Usually, the outcome of a presidential election "depends on the turnout of the Democrats." So says Nelson Polsby of the University of California-Berkeley. For once, I agree with a political scientist. I take Polsby to mean "Democrats" as a term of art for "most people." By "Democrats" he means people with hourly jobs, high-school dropouts, high-school grads, single moms, single dads—anyone at or below the median household income.
But let's narrow "Democrats" to people way down the income ladder, whose voting rate is usually less than 40 percent. Waitresses. Claims adjusters. College kids with loans. If the turnout among these people hits 50 percent, the Republicans are in trouble. Get it up to 60 percent, and Bush won't even come close.
I know that the country's turned to the right. But we'd still have the New Deal if voters were turning out at New Deal-type rates. (Between 1936 and 1968, voter turnout in presidential elections fell below 56 percent just once. Since 1968, it has never exceeded 56 percent.) So how can Democrats get the turnout of all eligibles up to 65 percent?
There are two ways: The Schwarzenegger model and the Cotton Mather model.
Let's start with the Schwarzenegger model: Pander to people. There's much to learn from the California recall election. Stupid as it was, people did vote. The turnout of registered voters was 61 percent. (This was more than 10 percent higher than normal in California.) And this was a state election held not just in an off year, but an off month.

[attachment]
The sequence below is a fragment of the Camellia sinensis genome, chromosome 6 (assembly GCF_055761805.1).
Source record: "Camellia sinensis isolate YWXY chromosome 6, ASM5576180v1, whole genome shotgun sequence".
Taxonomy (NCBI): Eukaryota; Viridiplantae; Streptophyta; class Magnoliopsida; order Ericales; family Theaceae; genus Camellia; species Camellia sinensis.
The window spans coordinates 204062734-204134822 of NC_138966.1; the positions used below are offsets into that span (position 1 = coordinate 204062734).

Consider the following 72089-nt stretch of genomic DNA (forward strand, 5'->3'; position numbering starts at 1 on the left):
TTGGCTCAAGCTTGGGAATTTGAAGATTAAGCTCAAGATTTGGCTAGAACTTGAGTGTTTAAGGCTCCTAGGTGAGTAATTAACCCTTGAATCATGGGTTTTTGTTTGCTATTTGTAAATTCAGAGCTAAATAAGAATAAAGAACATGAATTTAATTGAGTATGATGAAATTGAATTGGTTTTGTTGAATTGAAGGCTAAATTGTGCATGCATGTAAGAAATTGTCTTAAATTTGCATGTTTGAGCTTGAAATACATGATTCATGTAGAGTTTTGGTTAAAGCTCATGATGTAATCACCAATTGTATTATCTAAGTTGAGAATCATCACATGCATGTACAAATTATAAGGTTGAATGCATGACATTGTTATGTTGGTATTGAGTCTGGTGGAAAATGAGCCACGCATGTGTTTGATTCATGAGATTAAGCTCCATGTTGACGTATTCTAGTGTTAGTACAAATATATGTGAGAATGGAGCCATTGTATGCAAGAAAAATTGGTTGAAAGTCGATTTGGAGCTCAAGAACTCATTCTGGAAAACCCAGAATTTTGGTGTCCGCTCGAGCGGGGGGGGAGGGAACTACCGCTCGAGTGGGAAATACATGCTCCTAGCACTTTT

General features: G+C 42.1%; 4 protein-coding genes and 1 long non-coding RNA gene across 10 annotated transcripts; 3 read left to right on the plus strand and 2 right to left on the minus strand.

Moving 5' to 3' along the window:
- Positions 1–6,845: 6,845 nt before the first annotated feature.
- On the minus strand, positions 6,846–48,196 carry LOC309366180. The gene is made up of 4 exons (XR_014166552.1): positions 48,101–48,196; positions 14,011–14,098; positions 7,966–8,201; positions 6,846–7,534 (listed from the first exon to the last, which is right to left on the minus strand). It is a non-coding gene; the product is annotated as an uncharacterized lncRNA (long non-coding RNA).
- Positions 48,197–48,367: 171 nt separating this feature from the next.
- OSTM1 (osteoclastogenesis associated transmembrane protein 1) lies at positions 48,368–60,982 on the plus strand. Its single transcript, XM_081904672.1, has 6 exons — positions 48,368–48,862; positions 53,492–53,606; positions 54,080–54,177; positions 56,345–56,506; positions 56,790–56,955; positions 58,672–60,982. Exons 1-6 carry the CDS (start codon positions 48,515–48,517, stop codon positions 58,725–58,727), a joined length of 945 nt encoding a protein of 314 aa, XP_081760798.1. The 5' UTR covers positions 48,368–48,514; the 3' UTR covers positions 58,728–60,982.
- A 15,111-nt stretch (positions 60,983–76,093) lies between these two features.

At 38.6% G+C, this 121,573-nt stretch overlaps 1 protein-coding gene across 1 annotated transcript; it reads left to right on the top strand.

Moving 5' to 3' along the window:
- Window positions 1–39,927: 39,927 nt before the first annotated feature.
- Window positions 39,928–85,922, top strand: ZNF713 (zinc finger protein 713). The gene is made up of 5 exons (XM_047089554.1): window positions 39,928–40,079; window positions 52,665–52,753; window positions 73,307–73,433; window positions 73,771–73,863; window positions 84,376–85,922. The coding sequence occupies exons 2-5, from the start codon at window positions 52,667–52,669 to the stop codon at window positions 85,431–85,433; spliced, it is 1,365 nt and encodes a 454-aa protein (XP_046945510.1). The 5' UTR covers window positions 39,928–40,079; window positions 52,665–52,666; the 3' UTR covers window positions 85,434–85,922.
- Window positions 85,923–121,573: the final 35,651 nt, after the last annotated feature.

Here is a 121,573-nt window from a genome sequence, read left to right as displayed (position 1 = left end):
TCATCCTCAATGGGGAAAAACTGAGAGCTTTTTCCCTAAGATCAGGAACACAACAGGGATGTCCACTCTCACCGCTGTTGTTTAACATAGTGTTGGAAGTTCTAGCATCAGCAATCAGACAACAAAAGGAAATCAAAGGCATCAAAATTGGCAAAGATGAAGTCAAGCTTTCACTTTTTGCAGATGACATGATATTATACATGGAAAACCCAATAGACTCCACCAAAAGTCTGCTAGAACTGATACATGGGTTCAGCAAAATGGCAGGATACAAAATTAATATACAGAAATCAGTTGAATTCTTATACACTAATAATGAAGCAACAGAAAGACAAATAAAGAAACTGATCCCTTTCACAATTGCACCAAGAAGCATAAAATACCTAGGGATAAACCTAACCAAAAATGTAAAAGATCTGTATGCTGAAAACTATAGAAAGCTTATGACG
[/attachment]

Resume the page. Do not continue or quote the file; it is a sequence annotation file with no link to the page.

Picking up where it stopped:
So why was it so high? I have two hunches. First, people came because the ballot was simple. Yes, there were more than 50 candidates, but voters had to mark only two boxes. Recall Gray Davis? Yes or no. Who to put in? Vote for one. In most elections in my state, Illinois, people have to fill in 50 boxes. It has become like taking a pop quiz. I go into the voting booth and think, "I've not been doing the reading; I don't know who these people are." I leave feeling a little soiled. And if I think that, and I'm a lawyer who neurotically reads four newspapers a day, how does a normal non-lawyer feel? In the California recall—for maybe the first time in years—everybody went in there and knew, "I'm going to pass."
The second reason I think people showed up is that even though the whole election may have been ridiculous and unnecessary, it was a lot of fun. It wasn't that Arnold was from Hollywood; lots of stars run for office. It was that the election was from Hollywood. It wasn't about political parties. It was a political party.
It was like the way elections used to be in the days before they were pop quizzes—back in the late 1800s, when the turnout (albeit only among white men) in the North and Midwest reached levels of 80 percent or more. Why did all those men out there on the farms leave their wives, saddle up, and ride for miles? To party!
Election Day was like Mardi Gras. For some, it was a three-day drunk. (Maybe not in New England, but at least in Illinois.) Some didn't sober up for another two years, until it was time to saddle up and go off to vote again.
So what are the lessons from California?
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